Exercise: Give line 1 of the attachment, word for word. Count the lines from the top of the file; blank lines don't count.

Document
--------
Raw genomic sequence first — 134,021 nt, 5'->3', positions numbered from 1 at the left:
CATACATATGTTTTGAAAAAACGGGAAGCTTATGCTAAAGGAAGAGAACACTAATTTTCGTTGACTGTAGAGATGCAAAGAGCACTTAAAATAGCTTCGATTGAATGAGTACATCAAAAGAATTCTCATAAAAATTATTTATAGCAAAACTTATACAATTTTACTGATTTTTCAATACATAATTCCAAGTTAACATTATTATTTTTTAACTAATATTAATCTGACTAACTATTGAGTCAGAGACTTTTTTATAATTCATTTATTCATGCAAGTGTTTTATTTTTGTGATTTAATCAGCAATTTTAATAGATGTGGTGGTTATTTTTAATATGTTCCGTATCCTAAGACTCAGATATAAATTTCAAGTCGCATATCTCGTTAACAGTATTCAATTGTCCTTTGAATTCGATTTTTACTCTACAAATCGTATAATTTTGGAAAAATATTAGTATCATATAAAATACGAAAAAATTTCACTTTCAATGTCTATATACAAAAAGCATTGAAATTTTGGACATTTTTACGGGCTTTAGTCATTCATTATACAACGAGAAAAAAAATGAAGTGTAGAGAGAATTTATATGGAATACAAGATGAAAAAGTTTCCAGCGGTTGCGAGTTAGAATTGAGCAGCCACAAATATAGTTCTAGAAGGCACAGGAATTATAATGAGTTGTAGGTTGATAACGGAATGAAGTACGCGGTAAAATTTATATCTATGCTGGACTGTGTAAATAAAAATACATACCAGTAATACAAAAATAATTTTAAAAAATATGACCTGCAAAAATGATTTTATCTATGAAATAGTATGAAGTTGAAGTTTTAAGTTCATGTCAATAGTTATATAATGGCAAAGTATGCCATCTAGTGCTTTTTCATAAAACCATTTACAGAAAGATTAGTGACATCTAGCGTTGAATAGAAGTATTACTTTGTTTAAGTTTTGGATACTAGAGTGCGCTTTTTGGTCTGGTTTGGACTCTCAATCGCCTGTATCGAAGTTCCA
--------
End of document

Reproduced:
Raw genomic sequence first — 134,021 nt, 5'->3', positions numbered from 1 at the left: